Ever since The 5th Wave came out a couple months ago, I’ve heard nothing but people raving about how un-put-down-able it is. I didn’t know much about it other than it was about aliens (which, enough said, right? I mean ALIENS!) and was apparently The Awesome. It’s been way too long since I’ve read an alien book that I absolutely loved (like, decades-long. Hm. This is a problem.), so I was super excited when my library got a copy right before I was about to leave for a couple weeks of various travels. Traveling times are always great reading times, so I tucked this one into my luggage (along with several other books, obviously. My luggage was heavy.) and started reading a few days later.
Guys. PEOPLE WEREN’T WRONG.
The Plot (from Goodreads):
After the 1st wave, only darkness remains. After the 2nd, only the lucky escape. And after the 3rd, only the unlucky survive. After the 4th wave, only one rule applies: trust no one.
Now, it’s the dawn of the 5th wave, and on a lonely stretch of highway, Cassie runs from Them. The beings who only look human, who roam the countryside killing anyone they see. Who have scattered Earth’s last survivors. To stay alone is to stay alive, Cassie believes, until she meets Evan Walker. Beguiling and mysterious, Evan Walker may be Cassie’s only hope for rescuing her brother—or even saving herself. But Cassie must choose: between trust and despair, between defiance and surrender, between life and death. To give up or to get up.
I’m going to try to give away as little as possible of the plot in this review, because I honestly feel that going into this book knowing essentially nothing about it is the way to go. It made each reveal thrilling and satisfying, and made it impossible to stop turning pages. It’s been a while since a book has led me to stay up way past my bedtime, because I simply could not put it down. But this book was one of those books that reminded me how much I love reading, and how much I love the sci-fi genre in particular. This was the alien apocalypse book I never knew I always wanted.
So let’s get into it. The 5th Wave follows two primary points of view, Cassie and another guy whom I will let you discover as you read (he is not, as the blurb suggests, Evan Walker — although Evan does get one short POV section, as does one other character). Both eighteen-year-old protagonists have survived the atrocities of the first four waves of invasion, and both have suffered heavy losses. Their stories run parallel for most of the book, with neither of them ever being aware of the other’s existence (either pre- or post-invasion), but there are common threads in each of their narratives that keep the stakes climbing for both of them. It’s brilliantly executed, and kept the tension ratcheting up throughout the story.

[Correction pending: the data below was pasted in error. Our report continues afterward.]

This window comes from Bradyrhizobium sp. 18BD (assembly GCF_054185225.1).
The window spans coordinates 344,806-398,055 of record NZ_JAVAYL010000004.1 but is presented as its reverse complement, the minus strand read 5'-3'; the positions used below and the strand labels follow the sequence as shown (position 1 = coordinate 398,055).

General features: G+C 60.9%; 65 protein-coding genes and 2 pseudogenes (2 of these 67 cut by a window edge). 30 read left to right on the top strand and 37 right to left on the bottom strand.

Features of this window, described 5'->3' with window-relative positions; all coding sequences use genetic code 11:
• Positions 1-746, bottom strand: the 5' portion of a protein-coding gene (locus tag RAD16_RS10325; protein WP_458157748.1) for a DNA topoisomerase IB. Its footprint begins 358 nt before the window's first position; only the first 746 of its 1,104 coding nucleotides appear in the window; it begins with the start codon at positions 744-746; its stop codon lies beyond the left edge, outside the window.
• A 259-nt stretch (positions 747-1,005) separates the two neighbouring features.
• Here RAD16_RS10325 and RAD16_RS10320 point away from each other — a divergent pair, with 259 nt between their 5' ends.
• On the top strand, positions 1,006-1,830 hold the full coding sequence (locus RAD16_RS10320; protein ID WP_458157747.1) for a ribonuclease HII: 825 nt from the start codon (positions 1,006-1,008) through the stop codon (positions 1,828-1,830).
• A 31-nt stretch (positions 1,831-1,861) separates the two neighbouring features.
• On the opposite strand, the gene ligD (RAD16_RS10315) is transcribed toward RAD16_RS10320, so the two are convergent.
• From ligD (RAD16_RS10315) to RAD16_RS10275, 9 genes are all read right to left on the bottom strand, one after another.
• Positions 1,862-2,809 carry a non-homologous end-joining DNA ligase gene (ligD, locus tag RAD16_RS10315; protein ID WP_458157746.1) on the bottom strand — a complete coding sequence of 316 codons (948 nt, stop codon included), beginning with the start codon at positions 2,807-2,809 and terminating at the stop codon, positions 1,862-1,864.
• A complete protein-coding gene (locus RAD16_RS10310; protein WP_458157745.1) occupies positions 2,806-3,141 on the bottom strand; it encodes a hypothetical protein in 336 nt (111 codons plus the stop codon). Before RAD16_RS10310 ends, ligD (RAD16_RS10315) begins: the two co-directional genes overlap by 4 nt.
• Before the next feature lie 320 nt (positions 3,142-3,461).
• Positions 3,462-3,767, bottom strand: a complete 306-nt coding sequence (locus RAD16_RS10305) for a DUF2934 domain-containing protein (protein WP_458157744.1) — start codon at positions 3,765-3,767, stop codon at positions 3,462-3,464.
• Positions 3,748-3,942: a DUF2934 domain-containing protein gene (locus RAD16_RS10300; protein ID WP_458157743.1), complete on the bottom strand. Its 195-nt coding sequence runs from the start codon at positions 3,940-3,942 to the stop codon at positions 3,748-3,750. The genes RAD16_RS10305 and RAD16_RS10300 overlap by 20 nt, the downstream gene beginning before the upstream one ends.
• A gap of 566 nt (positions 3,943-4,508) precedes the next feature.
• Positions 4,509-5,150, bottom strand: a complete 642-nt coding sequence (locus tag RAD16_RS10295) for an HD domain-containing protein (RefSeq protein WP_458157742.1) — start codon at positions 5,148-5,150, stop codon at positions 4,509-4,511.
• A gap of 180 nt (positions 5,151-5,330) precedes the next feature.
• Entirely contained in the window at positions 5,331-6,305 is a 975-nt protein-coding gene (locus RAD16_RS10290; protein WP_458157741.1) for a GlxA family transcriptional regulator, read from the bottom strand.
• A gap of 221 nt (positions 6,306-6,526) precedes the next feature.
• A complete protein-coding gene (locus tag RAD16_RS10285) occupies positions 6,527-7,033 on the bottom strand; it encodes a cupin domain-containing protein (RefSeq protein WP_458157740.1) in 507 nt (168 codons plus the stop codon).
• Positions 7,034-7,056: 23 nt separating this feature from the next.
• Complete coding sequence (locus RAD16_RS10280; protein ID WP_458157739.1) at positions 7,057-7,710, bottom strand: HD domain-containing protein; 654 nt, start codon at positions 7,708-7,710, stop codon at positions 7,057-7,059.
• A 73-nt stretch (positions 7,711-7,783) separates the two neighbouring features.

Each of the characters in The 5th Wave was a fully-realized person. You can see how Cassie progressed from normal high school senior to semi-automatic-toting survivalist, and the same is true for all the main characters, from children to teens to adults to aliens. I felt like I knew these people, and it made me that much more invested in their struggle for survival against staggering odds.
I loved — loved — the logic of the waves of invasion. Both the order of events and the execution were — with one minor exception — flawless. (I took issue with the birds. I have questions about the birds. But the rest of it is so well done that I don’t really care.) The aliens took a sculptor’s approach to the eradication of humanity, removing massive chunks at the start, then pulling out their fine tools to whittle down the survivors. It was terrible, but fantastic at the same time.
And as far as the story itself, it was a constant adrenaline surge from beginning to end. Rick Yancey didn’t pull any punches. Each loss hurt, and victories came at a price. There were no characters who felt safe, no challenges I was sure could be surmounted. It’s one of the reasons this book is so hard to put down — you just don’t know if they’re going to make it. In a story where 97% of the human race is dead at the beginning, survival and success are very much not guaranteed.
Overall, The 5th Wave was a thoroughly entertaining roller coaster of a book that kept me up all hours of the night. The premise is fantastic, the characters felt real, and the twists and turns of the plot kept me constantly on my toes. I loved it.